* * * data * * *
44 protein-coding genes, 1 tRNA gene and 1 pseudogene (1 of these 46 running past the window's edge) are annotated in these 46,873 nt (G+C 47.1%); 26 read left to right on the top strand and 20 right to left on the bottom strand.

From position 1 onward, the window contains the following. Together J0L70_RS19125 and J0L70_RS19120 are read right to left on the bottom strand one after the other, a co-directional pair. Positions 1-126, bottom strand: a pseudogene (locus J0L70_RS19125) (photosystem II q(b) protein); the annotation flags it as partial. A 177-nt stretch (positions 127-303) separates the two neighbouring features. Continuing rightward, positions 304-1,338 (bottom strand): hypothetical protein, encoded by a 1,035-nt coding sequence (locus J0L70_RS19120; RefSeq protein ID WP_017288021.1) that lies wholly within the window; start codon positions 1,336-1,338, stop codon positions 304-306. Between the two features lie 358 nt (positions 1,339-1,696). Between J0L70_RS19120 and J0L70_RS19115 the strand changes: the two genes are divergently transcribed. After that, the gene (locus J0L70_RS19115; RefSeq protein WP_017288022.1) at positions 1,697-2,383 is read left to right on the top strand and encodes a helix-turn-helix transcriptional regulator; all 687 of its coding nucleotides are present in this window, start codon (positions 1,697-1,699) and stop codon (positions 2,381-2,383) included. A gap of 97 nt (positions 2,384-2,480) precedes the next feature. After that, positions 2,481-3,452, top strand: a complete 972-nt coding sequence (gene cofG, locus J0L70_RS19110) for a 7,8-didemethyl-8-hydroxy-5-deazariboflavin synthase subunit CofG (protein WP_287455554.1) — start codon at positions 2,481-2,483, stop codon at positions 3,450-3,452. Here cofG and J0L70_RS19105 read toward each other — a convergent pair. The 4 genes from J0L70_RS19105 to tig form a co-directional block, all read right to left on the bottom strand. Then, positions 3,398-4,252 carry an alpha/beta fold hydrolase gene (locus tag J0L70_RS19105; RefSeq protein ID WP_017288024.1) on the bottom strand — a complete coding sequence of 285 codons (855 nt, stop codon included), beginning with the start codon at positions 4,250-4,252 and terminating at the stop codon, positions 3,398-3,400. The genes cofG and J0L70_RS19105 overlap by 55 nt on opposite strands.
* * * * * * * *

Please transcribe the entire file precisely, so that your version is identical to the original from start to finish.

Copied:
44 protein-coding genes, 1 tRNA gene and 1 pseudogene (1 of these 46 running past the window's edge) are annotated in these 46,873 nt (G+C 47.1%); 26 read left to right on the top strand and 20 right to left on the bottom strand.

From position 1 onward, the window contains the following. Together J0L70_RS19125 and J0L70_RS19120 are read right to left on the bottom strand one after the other, a co-directional pair. Positions 1-126, bottom strand: a pseudogene (locus J0L70_RS19125) (photosystem II q(b) protein); the annotation flags it as partial. A 177-nt stretch (positions 127-303) separates the two neighbouring features. Continuing rightward, positions 304-1,338 (bottom strand): hypothetical protein, encoded by a 1,035-nt coding sequence (locus J0L70_RS19120; RefSeq protein ID WP_017288021.1) that lies wholly within the window; start codon positions 1,336-1,338, stop codon positions 304-306. Between the two features lie 358 nt (positions 1,339-1,696). Between J0L70_RS19120 and J0L70_RS19115 the strand changes: the two genes are divergently transcribed. After that, the gene (locus J0L70_RS19115; RefSeq protein WP_017288022.1) at positions 1,697-2,383 is read left to right on the top strand and encodes a helix-turn-helix transcriptional regulator; all 687 of its coding nucleotides are present in this window, start codon (positions 1,697-1,699) and stop codon (positions 2,381-2,383) included. A gap of 97 nt (positions 2,384-2,480) precedes the next feature. After that, positions 2,481-3,452, top strand: a complete 972-nt coding sequence (gene cofG, locus J0L70_RS19110) for a 7,8-didemethyl-8-hydroxy-5-deazariboflavin synthase subunit CofG (protein WP_287455554.1) — start codon at positions 2,481-2,483, stop codon at positions 3,450-3,452. Here cofG and J0L70_RS19105 read toward each other — a convergent pair. The 4 genes from J0L70_RS19105 to tig form a co-directional block, all read right to left on the bottom strand. Then, positions 3,398-4,252 carry an alpha/beta fold hydrolase gene (locus tag J0L70_RS19105; RefSeq protein ID WP_017288024.1) on the bottom strand — a complete coding sequence of 285 codons (855 nt, stop codon included), beginning with the start codon at positions 4,250-4,252 and terminating at the stop codon, positions 3,398-3,400. The genes cofG and J0L70_RS19105 overlap by 55 nt on opposite strands.